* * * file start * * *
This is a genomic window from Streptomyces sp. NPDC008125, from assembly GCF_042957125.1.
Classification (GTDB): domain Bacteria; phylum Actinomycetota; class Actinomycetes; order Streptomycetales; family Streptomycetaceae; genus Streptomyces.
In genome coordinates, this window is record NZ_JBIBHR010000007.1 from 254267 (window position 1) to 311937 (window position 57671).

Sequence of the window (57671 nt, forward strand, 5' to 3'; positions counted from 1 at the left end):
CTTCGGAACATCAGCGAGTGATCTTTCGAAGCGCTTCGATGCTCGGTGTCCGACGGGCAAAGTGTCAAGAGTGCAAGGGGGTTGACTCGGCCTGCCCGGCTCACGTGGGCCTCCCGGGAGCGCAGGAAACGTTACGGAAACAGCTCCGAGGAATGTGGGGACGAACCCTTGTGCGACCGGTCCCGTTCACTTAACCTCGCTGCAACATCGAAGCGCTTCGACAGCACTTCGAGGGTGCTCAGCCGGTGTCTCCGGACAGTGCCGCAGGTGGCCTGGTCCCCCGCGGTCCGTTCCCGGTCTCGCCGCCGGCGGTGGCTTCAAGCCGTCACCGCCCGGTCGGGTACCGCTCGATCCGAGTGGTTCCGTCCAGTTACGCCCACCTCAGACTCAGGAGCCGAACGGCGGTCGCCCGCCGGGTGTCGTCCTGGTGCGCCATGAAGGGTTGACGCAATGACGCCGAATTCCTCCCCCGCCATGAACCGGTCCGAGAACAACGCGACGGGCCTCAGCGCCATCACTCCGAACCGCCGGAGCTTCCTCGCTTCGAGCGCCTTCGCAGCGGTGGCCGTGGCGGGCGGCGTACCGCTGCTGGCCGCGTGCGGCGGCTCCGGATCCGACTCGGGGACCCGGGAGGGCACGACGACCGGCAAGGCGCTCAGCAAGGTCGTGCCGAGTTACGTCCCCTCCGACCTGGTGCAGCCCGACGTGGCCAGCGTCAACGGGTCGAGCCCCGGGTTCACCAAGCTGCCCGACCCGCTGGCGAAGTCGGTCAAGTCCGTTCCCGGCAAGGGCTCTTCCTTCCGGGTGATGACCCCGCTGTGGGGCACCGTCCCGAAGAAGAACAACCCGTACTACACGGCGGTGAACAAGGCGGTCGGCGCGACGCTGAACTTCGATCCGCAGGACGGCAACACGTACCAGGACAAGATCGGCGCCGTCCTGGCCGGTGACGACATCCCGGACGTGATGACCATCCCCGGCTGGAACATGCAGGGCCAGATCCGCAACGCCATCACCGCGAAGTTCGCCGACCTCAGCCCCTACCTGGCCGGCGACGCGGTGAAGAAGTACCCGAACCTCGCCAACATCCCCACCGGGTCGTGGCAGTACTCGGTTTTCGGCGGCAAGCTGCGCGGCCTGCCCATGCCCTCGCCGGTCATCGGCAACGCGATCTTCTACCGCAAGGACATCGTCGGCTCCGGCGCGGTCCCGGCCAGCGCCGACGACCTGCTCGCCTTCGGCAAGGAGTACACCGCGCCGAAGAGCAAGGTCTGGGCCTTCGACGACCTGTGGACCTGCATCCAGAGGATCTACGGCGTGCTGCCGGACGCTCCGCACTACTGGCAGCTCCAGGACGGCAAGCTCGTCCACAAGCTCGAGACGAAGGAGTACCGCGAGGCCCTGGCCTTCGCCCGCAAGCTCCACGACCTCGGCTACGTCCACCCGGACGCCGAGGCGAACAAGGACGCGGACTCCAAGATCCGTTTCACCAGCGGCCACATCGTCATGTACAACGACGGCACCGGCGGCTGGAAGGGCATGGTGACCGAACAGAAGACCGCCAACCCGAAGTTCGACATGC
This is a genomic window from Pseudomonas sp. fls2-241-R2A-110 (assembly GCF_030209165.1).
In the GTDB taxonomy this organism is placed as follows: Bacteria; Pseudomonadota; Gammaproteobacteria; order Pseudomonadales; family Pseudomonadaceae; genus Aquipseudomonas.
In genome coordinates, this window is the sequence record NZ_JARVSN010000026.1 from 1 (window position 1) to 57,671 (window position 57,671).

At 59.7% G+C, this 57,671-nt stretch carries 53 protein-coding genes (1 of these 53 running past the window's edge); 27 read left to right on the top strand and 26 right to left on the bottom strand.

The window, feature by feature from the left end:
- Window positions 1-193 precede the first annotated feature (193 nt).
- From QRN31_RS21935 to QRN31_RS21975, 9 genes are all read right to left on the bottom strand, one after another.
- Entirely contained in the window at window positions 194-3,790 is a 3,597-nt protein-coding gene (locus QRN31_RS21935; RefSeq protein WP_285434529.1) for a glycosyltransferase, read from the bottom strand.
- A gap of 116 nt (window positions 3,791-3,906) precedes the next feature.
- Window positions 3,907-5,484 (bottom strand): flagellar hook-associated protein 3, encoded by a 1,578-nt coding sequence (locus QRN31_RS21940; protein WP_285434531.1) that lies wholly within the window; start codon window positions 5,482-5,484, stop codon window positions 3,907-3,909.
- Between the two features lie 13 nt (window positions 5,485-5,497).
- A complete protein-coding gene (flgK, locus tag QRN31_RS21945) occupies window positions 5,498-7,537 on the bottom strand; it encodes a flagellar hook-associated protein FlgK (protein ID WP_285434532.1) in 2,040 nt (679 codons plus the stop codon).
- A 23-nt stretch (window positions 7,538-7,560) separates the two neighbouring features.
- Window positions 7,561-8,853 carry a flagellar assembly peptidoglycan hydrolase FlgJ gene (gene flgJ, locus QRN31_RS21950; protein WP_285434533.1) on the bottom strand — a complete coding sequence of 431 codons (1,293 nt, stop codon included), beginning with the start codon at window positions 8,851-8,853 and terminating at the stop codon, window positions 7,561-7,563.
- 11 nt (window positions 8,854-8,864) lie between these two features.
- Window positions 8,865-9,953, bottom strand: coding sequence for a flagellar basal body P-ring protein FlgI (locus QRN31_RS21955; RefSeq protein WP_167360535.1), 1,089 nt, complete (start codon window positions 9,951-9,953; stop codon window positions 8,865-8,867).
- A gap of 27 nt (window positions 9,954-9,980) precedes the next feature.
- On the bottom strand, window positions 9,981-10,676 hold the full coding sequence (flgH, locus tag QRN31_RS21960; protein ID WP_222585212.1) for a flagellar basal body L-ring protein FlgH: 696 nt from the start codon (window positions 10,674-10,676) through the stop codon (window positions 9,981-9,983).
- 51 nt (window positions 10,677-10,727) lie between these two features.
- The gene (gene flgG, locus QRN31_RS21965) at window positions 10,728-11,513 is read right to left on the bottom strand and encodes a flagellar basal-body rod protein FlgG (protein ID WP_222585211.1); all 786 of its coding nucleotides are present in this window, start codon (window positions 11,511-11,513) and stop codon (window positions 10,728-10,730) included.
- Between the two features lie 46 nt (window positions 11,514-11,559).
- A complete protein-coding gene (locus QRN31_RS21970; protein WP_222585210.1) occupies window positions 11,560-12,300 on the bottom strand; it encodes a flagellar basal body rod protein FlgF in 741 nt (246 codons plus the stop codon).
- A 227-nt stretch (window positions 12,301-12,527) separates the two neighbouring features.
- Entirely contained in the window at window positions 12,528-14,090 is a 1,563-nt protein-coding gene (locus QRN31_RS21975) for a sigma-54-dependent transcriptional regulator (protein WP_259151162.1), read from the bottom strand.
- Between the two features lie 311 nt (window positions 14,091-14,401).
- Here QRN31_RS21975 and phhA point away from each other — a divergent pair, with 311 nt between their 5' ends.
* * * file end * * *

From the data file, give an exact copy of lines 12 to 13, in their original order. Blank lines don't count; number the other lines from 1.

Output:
- From QRN31_RS21935 to QRN31_RS21975, 9 genes are all read right to left on the bottom strand, one after another.
- Entirely contained in the window at window positions 194-3,790 is a 3,597-nt protein-coding gene (locus QRN31_RS21935; RefSeq protein WP_285434529.1) for a glycosyltransferase, read from the bottom strand.